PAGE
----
Notation, Notation, Notation

So Matt always says that the key to all mathematics is good notation, with the solution to the improved blind man puzzle that is certainly the case. I began my solution to this problem by first trying to show that it can't be done, because lets face it, its clearly impossible. In trying to make my proof that its impossible correct I managed to improve my notation to the point where the solution was easy to find. Truthfully, the notation I use in this puzzle is not all that amazing, but it does help to clear out the needless junk that this puzzle carries with it.

So, first thing we need notation for the legal moves that the player can make. There are really only three possible moves. One is to choose two coins that are diagonally opposite and flip them both, we will call this move D (for "diagonal"). The next move is to take two coins that are adjacent to eachother and flip them both, I called this move H (for "horizontal"). The last move is to just flip a single coin, which coin is always irrelevant, because the spinning of the board will always result in you not having any control whatsoever on which coin gets flipped, this move is called S (for "single").

Alright, next we need to consider the possible board positions. I will name a board position with a number that corresponds to the maximum number of coins that have a common side up. So a position with three coins white side up and one coin black side up with be called position 3. A position with two coins on white and two on black will be called position 2. Position 4 is of course the goal. All positions of the name 3 are identical to the player, as white cannot be told from black in any way, and the exact location of the odd coin out can never be determined. The 2 positions do break into two distinct categories though, 2H will denote the position with two white coins that are adjacent to eachother and two black coins also adjacent to eachother. 2D will denote the position with two white coins diagonally opposite and the two black coins diagonally opposite.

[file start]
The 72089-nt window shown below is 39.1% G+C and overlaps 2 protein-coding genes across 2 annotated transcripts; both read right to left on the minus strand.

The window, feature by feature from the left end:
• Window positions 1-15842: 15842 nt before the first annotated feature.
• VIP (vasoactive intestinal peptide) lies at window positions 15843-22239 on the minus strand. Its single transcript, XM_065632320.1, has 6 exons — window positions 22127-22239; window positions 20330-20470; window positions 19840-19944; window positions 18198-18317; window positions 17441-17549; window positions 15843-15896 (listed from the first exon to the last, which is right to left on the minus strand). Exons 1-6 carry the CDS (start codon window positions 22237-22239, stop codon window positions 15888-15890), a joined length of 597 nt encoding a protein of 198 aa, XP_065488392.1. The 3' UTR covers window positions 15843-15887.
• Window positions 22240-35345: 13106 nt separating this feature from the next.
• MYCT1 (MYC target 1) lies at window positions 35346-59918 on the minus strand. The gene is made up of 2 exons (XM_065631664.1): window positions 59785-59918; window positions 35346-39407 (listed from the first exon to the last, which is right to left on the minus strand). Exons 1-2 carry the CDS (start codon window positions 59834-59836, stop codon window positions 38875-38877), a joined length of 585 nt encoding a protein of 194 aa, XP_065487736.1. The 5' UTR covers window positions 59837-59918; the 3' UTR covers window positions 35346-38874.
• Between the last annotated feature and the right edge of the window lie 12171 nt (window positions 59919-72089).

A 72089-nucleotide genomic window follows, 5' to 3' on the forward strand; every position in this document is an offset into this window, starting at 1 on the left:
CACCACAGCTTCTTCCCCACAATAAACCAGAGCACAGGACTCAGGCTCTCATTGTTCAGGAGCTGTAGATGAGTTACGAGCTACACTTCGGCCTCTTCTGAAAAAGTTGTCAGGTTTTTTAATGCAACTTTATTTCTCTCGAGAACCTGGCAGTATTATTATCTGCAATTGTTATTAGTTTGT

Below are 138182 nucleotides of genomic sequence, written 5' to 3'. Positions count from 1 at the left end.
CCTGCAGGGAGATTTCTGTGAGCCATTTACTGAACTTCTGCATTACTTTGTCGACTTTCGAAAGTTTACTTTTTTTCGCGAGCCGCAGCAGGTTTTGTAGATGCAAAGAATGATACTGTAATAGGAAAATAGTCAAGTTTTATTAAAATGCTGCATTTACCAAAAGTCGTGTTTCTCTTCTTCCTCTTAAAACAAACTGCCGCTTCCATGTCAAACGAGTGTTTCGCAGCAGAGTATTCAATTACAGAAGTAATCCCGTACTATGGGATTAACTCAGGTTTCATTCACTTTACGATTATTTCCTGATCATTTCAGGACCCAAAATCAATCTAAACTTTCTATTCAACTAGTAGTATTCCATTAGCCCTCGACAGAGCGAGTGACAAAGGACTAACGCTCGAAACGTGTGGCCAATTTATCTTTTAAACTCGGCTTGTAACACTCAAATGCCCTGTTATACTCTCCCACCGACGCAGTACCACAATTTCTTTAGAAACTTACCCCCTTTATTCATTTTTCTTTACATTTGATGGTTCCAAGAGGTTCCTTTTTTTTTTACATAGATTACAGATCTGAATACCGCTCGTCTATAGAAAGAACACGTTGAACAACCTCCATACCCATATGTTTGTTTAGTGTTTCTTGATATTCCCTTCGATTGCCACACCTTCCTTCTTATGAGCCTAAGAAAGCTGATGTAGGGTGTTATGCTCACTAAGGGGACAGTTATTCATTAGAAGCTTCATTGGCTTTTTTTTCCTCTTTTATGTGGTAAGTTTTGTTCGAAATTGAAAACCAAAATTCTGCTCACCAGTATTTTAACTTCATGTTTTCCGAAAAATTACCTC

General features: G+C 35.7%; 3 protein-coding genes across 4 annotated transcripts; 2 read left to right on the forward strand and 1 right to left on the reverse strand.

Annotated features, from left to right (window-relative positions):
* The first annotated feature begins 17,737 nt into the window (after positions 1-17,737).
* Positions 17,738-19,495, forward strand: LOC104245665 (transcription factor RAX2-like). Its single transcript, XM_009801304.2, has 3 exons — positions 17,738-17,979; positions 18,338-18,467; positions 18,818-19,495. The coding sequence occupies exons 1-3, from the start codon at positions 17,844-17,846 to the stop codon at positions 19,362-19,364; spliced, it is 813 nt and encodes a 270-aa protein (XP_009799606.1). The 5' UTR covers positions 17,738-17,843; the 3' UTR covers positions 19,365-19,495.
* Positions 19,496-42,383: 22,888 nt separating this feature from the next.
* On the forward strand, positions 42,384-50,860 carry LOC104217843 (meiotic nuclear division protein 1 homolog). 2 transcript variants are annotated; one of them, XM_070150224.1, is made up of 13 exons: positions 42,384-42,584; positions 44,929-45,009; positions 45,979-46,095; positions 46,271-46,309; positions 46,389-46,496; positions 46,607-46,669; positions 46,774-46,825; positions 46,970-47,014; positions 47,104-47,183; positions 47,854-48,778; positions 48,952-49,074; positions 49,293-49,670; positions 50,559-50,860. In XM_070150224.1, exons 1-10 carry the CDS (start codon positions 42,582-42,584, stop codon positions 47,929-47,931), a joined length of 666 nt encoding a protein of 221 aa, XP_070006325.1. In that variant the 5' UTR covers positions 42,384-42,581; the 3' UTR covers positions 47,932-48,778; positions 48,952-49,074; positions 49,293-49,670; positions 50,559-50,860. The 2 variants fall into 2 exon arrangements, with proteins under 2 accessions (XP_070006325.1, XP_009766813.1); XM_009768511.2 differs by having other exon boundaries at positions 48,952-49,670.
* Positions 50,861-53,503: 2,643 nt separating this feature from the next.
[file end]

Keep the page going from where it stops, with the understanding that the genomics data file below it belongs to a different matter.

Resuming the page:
Now, consider the effect that the 3 moves {D,H,S} have on the 3 non-winning positions {3,2H,2D}. D and H can only take position 3 to position 3, as D and H flip two coins each and so cannot change if there are an odd number of coins with black (or white) side up. So we will begin only using moves D and H to make sure we are not in any of positions {2D, 2H} and then we will solve the position 3 case after.
Move 1: D

This will have no effect on the board from position 2H (the only thing D can do to 2H is make it another 2H), and if the position was 2D, we now win. Of course, position 3 would be unchanged.
Move 2: H

This still does not change position 3, and it will turn position 2H into either position 4 or position 2D.
Move 3: D

If the board was in position 2D, we have now won. We have now totally ruled out any position 2D or 2H. If we have not won yet we must be in position 3.
Move 4: S

On position 3, S will make it either position 4 or one of positions 2D or 2H (which one is unknown). But now we know for a fact the board is not in position 3.
Moves 5-7: D,H,D

By the same logic as before, this will rule out position 2D, then change 2H into 2D, then lead to position 4.

This completes the solution. As before, I'm pretty convinced this solution is optimal, but I don't see a real proof of it.

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